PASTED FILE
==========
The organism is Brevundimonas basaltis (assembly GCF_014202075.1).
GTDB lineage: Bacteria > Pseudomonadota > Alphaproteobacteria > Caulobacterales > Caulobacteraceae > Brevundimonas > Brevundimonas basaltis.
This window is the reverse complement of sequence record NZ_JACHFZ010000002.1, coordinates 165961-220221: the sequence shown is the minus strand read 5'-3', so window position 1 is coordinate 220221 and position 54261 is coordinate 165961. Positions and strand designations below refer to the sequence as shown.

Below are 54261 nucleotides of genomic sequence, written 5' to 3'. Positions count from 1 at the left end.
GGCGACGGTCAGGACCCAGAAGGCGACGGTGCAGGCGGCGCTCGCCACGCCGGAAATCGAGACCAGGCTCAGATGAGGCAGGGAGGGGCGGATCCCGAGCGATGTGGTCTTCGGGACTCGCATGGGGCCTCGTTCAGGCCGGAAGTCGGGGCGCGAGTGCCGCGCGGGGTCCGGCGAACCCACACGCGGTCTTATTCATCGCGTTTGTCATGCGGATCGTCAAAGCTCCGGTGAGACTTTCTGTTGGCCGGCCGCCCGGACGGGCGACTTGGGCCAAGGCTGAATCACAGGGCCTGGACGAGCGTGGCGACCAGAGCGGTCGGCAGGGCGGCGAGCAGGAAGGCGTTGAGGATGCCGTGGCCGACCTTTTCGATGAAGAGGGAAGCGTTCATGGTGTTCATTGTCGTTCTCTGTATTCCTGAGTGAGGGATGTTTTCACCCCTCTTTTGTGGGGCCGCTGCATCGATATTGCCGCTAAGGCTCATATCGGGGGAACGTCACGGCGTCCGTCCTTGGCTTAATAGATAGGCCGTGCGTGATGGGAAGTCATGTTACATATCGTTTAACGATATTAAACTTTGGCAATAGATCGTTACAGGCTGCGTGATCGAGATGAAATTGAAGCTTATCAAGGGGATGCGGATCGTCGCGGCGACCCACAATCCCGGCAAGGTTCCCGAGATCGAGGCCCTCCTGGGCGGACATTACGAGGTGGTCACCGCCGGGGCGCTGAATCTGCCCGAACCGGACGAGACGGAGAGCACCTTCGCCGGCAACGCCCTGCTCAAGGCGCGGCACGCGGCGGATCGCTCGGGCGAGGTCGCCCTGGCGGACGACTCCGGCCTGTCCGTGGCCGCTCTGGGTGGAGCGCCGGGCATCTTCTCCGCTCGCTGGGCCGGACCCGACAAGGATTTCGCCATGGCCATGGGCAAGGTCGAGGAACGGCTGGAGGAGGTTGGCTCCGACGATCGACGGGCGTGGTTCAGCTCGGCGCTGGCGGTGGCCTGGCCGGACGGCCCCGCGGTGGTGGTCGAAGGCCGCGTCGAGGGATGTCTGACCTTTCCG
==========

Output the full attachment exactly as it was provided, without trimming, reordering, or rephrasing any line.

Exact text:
The organism is Brevundimonas basaltis (assembly GCF_014202075.1).
GTDB lineage: Bacteria > Pseudomonadota > Alphaproteobacteria > Caulobacterales > Caulobacteraceae > Brevundimonas > Brevundimonas basaltis.
This window is the reverse complement of sequence record NZ_JACHFZ010000002.1, coordinates 165961-220221: the sequence shown is the minus strand read 5'-3', so window position 1 is coordinate 220221 and position 54261 is coordinate 165961. Positions and strand designations below refer to the sequence as shown.

Below are 54261 nucleotides of genomic sequence, written 5' to 3'. Positions count from 1 at the left end.
GGCGACGGTCAGGACCCAGAAGGCGACGGTGCAGGCGGCGCTCGCCACGCCGGAAATCGAGACCAGGCTCAGATGAGGCAGGGAGGGGCGGATCCCGAGCGATGTGGTCTTCGGGACTCGCATGGGGCCTCGTTCAGGCCGGAAGTCGGGGCGCGAGTGCCGCGCGGGGTCCGGCGAACCCACACGCGGTCTTATTCATCGCGTTTGTCATGCGGATCGTCAAAGCTCCGGTGAGACTTTCTGTTGGCCGGCCGCCCGGACGGGCGACTTGGGCCAAGGCTGAATCACAGGGCCTGGACGAGCGTGGCGACCAGAGCGGTCGGCAGGGCGGCGAGCAGGAAGGCGTTGAGGATGCCGTGGCCGACCTTTTCGATGAAGAGGGAAGCGTTCATGGTGTTCATTGTCGTTCTCTGTATTCCTGAGTGAGGGATGTTTTCACCCCTCTTTTGTGGGGCCGCTGCATCGATATTGCCGCTAAGGCTCATATCGGGGGAACGTCACGGCGTCCGTCCTTGGCTTAATAGATAGGCCGTGCGTGATGGGAAGTCATGTTACATATCGTTTAACGATATTAAACTTTGGCAATAGATCGTTACAGGCTGCGTGATCGAGATGAAATTGAAGCTTATCAAGGGGATGCGGATCGTCGCGGCGACCCACAATCCCGGCAAGGTTCCCGAGATCGAGGCCCTCCTGGGCGGACATTACGAGGTGGTCACCGCCGGGGCGCTGAATCTGCCCGAACCGGACGAGACGGAGAGCACCTTCGCCGGCAACGCCCTGCTCAAGGCGCGGCACGCGGCGGATCGCTCGGGCGAGGTCGCCCTGGCGGACGACTCCGGCCTGTCCGTGGCCGCTCTGGGTGGAGCGCCGGGCATCTTCTCCGCTCGCTGGGCCGGACCCGACAAGGATTTCGCCATGGCCATGGGCAAGGTCGAGGAACGGCTGGAGGAGGTTGGCTCCGACGATCGACGGGCGTGGTTCAGCTCGGCGCTGGCGGTGGCCTGGCCGGACGGCCCCGCGGTGGTGGTCGAAGGCCGCGTCGAGGGATGTCTGACCTTTCCG